How Vaccines Work

By: Alia Hoyt  | 

Edward Jenner
This illustration shows Edward Jenner vaccinating his young child, held by Mrs. Jenner. Wellcome Library, London/Wikimedia/CC BY SA-3.0

Medicine has come a long way over the years. The development of the vaccine kicked off an era of illness prevention unlike anything the world had ever seen. In fact, vaccinations are largely viewed as the most successful medical advancement in the history of public health. Before vaccines were introduced, smallpox killed millions, nearly 20,000 were paralyzed by polio, and rubella (German measles) caused serious birth defects in about 20,000 newborns.

In this article, we'll learn about the inspiration for vaccines, the basic science behind how they prevent illness and the diseases they keep at bay. We'll also go head-to-head with some of the common myths circulated about vaccines.


The Inspiration for Vaccines

Who knew that cows would save the lives of countless humans? In 1796, a physician named Edward Jenner decided to prove a theory that had been circulating for some time. Smallpox once killed millions of people worldwide. Cowpox was a less serious disease related to smallpox that milkmaids often caught through exposure to infected cows. Jenner noticed that milkmaids who had contracted cowpox were later immune to smallpox.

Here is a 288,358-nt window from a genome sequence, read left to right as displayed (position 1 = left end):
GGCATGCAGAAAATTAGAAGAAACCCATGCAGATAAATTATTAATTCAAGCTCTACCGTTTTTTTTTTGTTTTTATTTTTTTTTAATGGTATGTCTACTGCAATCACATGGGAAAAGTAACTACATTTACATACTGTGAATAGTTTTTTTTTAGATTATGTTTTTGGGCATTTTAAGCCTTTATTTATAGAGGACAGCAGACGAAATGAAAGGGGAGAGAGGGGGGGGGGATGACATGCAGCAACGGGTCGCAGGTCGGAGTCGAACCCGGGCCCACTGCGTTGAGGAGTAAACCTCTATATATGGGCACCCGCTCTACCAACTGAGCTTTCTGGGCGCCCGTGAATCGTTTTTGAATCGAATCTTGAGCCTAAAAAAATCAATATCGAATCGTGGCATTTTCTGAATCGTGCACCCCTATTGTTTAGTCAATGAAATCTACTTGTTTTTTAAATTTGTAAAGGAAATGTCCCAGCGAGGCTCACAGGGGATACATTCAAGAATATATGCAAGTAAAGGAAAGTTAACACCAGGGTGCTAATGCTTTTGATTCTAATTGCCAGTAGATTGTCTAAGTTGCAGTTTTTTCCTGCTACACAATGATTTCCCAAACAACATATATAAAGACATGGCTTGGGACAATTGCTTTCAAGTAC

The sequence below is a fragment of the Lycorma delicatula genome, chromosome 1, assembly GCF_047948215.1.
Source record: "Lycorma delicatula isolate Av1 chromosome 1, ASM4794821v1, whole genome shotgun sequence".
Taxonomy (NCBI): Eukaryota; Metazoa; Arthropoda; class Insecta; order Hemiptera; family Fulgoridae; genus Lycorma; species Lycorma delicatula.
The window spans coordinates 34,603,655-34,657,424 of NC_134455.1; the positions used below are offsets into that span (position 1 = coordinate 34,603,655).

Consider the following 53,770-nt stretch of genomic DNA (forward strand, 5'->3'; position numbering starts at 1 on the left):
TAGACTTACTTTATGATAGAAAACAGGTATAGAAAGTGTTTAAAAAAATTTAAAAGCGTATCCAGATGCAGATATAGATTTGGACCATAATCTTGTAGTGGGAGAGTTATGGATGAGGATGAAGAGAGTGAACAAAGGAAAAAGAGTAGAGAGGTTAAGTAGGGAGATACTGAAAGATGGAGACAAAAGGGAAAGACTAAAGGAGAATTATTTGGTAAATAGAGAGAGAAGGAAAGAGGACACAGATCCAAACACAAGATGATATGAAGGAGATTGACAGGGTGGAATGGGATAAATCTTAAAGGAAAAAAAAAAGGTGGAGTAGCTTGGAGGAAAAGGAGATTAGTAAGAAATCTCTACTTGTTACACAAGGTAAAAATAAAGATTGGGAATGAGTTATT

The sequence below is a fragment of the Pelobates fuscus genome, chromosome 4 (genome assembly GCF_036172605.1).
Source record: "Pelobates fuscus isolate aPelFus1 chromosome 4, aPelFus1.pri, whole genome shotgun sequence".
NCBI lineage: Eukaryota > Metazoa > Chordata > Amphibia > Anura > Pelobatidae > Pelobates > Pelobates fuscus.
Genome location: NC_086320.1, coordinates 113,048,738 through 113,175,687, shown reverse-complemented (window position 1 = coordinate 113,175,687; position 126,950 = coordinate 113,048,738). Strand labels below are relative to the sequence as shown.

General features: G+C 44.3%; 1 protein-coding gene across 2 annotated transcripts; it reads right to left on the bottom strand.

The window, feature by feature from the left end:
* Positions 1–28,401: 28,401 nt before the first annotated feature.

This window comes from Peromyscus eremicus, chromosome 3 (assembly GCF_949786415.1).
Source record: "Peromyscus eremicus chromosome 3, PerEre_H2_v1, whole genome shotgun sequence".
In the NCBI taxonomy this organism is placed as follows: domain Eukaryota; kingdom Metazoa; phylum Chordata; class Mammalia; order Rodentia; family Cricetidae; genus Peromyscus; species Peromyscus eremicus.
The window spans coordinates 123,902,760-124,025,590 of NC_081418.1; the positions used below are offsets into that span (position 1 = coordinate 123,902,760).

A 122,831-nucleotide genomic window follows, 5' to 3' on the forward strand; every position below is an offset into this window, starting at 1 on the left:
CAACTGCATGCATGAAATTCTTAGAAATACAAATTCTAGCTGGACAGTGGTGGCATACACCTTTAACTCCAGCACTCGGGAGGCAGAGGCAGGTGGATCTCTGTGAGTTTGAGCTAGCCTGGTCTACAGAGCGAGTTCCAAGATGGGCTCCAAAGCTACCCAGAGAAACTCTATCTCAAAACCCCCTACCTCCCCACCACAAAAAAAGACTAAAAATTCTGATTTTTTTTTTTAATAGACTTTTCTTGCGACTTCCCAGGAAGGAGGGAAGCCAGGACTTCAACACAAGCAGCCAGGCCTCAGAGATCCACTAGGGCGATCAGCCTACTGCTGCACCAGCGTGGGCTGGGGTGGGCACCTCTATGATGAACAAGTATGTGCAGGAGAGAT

Jenner tested this theory when he took some infected cowpox matter and exposed an otherwise healthy boy through a cut in his arm. After the boy caught and recovered from cowpox, Jenner exposed him to smallpox via an injection. The boy remained healthy, and the world's first vaccine was born. The cows, for their part, were honored when the term "vaccine" was coined – "vacca" is Latin for cow. According to the national Centers for Disease Control and Prevention (CDC) the world's last case of naturally occurring smallpox was in 1977. The disease has since been eliminated from natural occurrences in the world, so the vaccine is no longer given.

Routine vaccines in the U.S. include:

  • Diphtheria
  • Hepatitis A
  • Hepatitis B
  • Hemophilus influenzae type b (Hib)
  • Human Papillomavirus (HPV)
  • Influenza
  • Measles
  • Meningococcal
  • Mumps
  • Pertussis (Whooping Cough)
  • Pneumococcal
  • Polio
  • Rotavirus
  • Rubella (German measles)
  • Shingles (Herpes Zoster)
  • Tetanus (Lockjaw)
  • Varicella (Chickenpox)

Non-routine vaccines in the U.S. which are given to people traveling to specific countries include:

  • Adenovirus
  • Anthrax
  • Cholera
  • Japanese encephalitis (JE)
  • Rabies
  • Smallpox
  • Tuberculosis
  • Typhoid
  • Yellow Fever

Source: CDC